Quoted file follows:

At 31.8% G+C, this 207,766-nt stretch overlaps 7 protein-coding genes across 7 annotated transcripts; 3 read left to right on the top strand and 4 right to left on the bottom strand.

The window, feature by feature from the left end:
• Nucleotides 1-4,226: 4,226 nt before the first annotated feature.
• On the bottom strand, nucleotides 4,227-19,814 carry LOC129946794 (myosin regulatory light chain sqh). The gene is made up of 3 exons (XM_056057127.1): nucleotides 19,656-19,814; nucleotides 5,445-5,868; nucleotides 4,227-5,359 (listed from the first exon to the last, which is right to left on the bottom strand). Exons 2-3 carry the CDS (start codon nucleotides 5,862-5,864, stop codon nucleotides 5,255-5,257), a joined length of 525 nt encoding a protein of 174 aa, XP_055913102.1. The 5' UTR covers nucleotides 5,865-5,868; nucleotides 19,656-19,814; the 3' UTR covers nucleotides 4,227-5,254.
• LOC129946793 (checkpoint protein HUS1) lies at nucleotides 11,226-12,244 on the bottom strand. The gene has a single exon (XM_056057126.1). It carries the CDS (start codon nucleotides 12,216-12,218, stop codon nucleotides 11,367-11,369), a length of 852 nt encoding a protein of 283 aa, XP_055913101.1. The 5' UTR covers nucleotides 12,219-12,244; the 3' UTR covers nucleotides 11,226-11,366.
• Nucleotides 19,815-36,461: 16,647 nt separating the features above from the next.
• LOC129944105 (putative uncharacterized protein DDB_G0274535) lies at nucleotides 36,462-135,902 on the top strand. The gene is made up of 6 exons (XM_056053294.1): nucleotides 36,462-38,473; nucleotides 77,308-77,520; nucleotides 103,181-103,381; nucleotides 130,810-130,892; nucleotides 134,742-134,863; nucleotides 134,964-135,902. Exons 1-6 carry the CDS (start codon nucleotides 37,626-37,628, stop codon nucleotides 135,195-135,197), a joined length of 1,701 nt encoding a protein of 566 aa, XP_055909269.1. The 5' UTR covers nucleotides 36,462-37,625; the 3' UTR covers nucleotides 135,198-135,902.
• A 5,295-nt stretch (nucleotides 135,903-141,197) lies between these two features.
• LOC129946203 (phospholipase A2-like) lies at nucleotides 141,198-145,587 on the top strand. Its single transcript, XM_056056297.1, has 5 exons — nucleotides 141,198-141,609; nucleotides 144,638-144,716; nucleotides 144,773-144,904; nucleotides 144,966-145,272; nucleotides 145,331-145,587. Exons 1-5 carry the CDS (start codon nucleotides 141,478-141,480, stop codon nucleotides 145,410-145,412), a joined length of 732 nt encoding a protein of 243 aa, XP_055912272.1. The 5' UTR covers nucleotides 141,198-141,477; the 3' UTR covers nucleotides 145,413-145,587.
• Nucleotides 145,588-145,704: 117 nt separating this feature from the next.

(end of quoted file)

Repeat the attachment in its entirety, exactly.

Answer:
At 31.8% G+C, this 207,766-nt stretch overlaps 7 protein-coding genes across 7 annotated transcripts; 3 read left to right on the top strand and 4 right to left on the bottom strand.

The window, feature by feature from the left end:
• Nucleotides 1-4,226: 4,226 nt before the first annotated feature.
• On the bottom strand, nucleotides 4,227-19,814 carry LOC129946794 (myosin regulatory light chain sqh). The gene is made up of 3 exons (XM_056057127.1): nucleotides 19,656-19,814; nucleotides 5,445-5,868; nucleotides 4,227-5,359 (listed from the first exon to the last, which is right to left on the bottom strand). Exons 2-3 carry the CDS (start codon nucleotides 5,862-5,864, stop codon nucleotides 5,255-5,257), a joined length of 525 nt encoding a protein of 174 aa, XP_055913102.1. The 5' UTR covers nucleotides 5,865-5,868; nucleotides 19,656-19,814; the 3' UTR covers nucleotides 4,227-5,254.
• LOC129946793 (checkpoint protein HUS1) lies at nucleotides 11,226-12,244 on the bottom strand. The gene has a single exon (XM_056057126.1). It carries the CDS (start codon nucleotides 12,216-12,218, stop codon nucleotides 11,367-11,369), a length of 852 nt encoding a protein of 283 aa, XP_055913101.1. The 5' UTR covers nucleotides 12,219-12,244; the 3' UTR covers nucleotides 11,226-11,366.
• Nucleotides 19,815-36,461: 16,647 nt separating the features above from the next.
• LOC129944105 (putative uncharacterized protein DDB_G0274535) lies at nucleotides 36,462-135,902 on the top strand. The gene is made up of 6 exons (XM_056053294.1): nucleotides 36,462-38,473; nucleotides 77,308-77,520; nucleotides 103,181-103,381; nucleotides 130,810-130,892; nucleotides 134,742-134,863; nucleotides 134,964-135,902. Exons 1-6 carry the CDS (start codon nucleotides 37,626-37,628, stop codon nucleotides 135,195-135,197), a joined length of 1,701 nt encoding a protein of 566 aa, XP_055909269.1. The 5' UTR covers nucleotides 36,462-37,625; the 3' UTR covers nucleotides 135,198-135,902.
• A 5,295-nt stretch (nucleotides 135,903-141,197) lies between these two features.
• LOC129946203 (phospholipase A2-like) lies at nucleotides 141,198-145,587 on the top strand. Its single transcript, XM_056056297.1, has 5 exons — nucleotides 141,198-141,609; nucleotides 144,638-144,716; nucleotides 144,773-144,904; nucleotides 144,966-145,272; nucleotides 145,331-145,587. Exons 1-5 carry the CDS (start codon nucleotides 141,478-141,480, stop codon nucleotides 145,410-145,412), a joined length of 732 nt encoding a protein of 243 aa, XP_055912272.1. The 5' UTR covers nucleotides 141,198-141,477; the 3' UTR covers nucleotides 145,413-145,587.
• Nucleotides 145,588-145,704: 117 nt separating this feature from the next.